The Romney camp has been making a lot of noise about an Obama campaign speech in which the President pointed out that those who succeed in this country get help from different sources.
Taking a deceptive view of the President’s speech (i.e. claiming that Obama said that business owners do not in fact create their businesses), the Romney camp is claiming that Obama insults business owners by claiming that they are unable to function without the help of the supposedly intrusive federal government.
The Romney camp is even pushing an ad starring a man, Jack Gilchrist, who supposedly built his business on his own.
According to Think Progress:
In “These Hands,” the Romney campaign repeated the out-of-context quote, “If you’ve got a business, you didn’t build that. Somebody else did that.” Jack Gilchrist, the owner of Gilchrist Metal Fabricating in Hudson, New Hampshire, incredulously asks, “My father’s hands didn’t build this company? My hands didn’t build this company? My son’s hands aren’t building this company? …Through hard work and a little bit of luck, we built this business. Why are you demonizing us for it?”
You can see the ad here.
And you will also notice something else about it.
The ad is tanking. Badly.
Currently, the dislikes of this ad outnumber the likes by almost over 300.
UPDATE – The dislikes of the ad are now over 1,000 while the likes are slightly over 350.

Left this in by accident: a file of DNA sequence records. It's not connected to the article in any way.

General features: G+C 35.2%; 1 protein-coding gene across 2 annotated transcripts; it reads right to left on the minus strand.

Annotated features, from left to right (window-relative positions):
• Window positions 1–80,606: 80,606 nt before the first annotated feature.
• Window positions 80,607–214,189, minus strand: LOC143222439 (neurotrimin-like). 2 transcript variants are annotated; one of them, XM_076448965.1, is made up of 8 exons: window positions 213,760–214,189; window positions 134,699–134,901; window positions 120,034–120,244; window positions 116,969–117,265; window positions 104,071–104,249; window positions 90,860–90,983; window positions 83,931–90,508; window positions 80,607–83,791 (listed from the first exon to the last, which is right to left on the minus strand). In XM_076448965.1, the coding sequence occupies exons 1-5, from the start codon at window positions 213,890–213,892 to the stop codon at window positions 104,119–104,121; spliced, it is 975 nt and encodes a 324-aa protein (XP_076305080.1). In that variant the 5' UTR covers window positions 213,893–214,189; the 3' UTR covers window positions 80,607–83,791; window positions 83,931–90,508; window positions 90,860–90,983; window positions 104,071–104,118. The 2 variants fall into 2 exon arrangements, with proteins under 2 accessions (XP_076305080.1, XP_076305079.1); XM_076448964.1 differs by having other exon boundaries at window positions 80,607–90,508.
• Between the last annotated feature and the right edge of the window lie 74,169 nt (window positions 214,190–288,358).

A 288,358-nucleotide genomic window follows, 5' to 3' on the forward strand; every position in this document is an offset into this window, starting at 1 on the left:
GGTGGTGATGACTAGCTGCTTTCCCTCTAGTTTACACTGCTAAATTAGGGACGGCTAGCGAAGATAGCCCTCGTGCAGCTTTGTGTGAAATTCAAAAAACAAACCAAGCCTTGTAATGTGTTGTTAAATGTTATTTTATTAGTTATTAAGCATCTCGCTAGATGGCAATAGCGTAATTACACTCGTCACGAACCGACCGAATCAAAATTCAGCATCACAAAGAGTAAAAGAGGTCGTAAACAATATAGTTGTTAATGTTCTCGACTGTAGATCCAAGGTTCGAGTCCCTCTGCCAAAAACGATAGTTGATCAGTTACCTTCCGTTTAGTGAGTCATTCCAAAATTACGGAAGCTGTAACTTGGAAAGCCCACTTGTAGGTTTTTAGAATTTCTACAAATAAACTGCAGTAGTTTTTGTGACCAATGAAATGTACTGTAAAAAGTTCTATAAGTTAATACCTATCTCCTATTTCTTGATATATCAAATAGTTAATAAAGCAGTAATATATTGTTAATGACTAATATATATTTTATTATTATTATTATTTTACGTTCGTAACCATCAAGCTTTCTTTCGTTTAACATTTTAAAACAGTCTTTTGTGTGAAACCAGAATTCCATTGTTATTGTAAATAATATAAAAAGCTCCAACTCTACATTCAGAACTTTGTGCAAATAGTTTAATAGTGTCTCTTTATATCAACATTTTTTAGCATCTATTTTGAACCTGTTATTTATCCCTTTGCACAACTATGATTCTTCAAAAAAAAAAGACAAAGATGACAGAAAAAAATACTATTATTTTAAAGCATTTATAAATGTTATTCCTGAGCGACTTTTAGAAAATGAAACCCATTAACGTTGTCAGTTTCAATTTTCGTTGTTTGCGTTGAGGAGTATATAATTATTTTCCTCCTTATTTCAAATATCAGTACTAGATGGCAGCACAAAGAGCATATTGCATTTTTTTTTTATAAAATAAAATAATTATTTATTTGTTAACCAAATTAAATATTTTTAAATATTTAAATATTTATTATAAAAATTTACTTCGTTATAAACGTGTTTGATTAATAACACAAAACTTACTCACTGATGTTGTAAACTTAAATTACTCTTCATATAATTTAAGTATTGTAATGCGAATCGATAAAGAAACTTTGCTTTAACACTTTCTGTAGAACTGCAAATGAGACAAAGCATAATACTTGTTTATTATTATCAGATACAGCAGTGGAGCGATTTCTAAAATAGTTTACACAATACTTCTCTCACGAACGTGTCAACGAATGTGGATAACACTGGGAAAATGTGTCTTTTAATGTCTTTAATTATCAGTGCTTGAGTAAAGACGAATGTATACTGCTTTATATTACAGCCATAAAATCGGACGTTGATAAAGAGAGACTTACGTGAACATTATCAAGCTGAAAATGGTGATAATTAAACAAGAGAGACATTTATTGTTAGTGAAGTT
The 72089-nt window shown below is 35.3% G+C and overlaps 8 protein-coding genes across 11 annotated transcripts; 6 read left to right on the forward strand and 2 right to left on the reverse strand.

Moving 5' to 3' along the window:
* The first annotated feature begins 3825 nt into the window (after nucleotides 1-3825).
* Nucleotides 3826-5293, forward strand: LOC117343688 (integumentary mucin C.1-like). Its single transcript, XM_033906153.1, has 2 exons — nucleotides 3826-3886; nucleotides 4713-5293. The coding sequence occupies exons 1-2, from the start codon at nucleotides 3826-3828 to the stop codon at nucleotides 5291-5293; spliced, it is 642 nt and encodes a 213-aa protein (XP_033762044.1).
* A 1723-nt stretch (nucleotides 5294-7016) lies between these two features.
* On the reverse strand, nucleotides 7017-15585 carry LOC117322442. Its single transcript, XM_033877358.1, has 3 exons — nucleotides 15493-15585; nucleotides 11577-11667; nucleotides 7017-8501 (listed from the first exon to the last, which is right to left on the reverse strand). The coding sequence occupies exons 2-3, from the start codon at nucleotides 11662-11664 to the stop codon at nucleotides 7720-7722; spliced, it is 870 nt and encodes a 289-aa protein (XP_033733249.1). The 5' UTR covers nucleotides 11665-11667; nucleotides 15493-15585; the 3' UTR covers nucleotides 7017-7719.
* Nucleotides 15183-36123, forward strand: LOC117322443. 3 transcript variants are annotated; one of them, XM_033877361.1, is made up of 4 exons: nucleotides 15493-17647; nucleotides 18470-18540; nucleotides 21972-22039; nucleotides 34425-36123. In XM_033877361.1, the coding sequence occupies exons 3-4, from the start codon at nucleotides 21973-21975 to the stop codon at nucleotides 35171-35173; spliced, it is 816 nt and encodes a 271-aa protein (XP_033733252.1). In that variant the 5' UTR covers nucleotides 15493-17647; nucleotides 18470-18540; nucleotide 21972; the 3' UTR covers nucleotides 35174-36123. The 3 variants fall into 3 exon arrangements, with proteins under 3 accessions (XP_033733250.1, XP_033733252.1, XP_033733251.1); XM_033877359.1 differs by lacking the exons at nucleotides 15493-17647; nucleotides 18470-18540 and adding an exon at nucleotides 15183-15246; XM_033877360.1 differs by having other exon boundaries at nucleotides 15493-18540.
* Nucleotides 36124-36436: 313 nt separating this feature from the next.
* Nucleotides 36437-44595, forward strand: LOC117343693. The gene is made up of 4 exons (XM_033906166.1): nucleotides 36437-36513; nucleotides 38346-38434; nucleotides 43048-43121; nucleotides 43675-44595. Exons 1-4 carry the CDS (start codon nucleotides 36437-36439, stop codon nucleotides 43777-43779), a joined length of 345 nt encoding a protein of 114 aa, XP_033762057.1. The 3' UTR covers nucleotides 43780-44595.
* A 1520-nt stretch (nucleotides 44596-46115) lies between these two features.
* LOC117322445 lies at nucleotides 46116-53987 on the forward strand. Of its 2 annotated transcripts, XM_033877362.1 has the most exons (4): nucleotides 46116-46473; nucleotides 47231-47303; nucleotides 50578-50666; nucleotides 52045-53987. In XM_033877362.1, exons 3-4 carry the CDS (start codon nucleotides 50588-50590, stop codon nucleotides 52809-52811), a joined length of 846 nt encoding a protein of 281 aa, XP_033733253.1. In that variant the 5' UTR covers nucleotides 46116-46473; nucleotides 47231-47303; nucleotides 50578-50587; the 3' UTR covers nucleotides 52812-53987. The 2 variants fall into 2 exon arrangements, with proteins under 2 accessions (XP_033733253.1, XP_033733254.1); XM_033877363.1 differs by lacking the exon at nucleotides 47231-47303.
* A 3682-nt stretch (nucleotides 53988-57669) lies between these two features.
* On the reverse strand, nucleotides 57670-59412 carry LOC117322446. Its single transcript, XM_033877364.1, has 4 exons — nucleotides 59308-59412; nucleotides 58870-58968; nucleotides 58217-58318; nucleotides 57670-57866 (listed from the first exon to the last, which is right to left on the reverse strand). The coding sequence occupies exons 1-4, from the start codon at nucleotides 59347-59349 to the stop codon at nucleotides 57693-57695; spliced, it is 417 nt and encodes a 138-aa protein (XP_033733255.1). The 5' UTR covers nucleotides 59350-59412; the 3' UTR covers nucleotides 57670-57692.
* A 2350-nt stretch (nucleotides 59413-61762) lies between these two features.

The rush to dislike this ad may have to do with the recent discovery that Gilchrist actually did benefit from the federal government.
Again according to Think Progress:
The New Hampshire Union Leader reports . . . that Gilchrist benefited from millions of dollars of government loans and contracts to get his business on its feet:
In 1999, Gilchrist Metal received $800,000 in tax-exempt revenue bonds issued by the New Hampshire Business Finance Authority “to set up a second manufacturing plant and purchase equipment to produce high definition television broadcasting equipment,” according to a New Hampshire Union Leader report at the time…
Last year, Gilchrist Metal also received two U.S. Navy sub-contracts totaling about $83,000 and a smaller $5,600 Coast Guard contract in 2008, according to a government web site that tracks spending.
Gilchrist wisely took advantage of these funds, which help small businesses like his survive in their early years. He also took a U.S. Small Business Administration loan in the late 1980s totaling “somewhere south of” $500,000, plus matching funds from the federally-funded New England Trade Adjustment Assistance Center.
The comments on the ad’s page go back and forth from folks accusing the Romney campaign of lying to others claiming that Obama supporters are deliberately sinking the ad (note – I clicked dislike on the ad and posted it on my facebook page).
However, one thing is clear. If Romney was intending to use Gilchrist as an example of how inaccurate Obama was in his assertion of how the federal government helps businesses, then he failed miserably.
I think for now it’s safe to assume that in the case of this ad, Romney’s distortion of Obama’s speech is backfiring.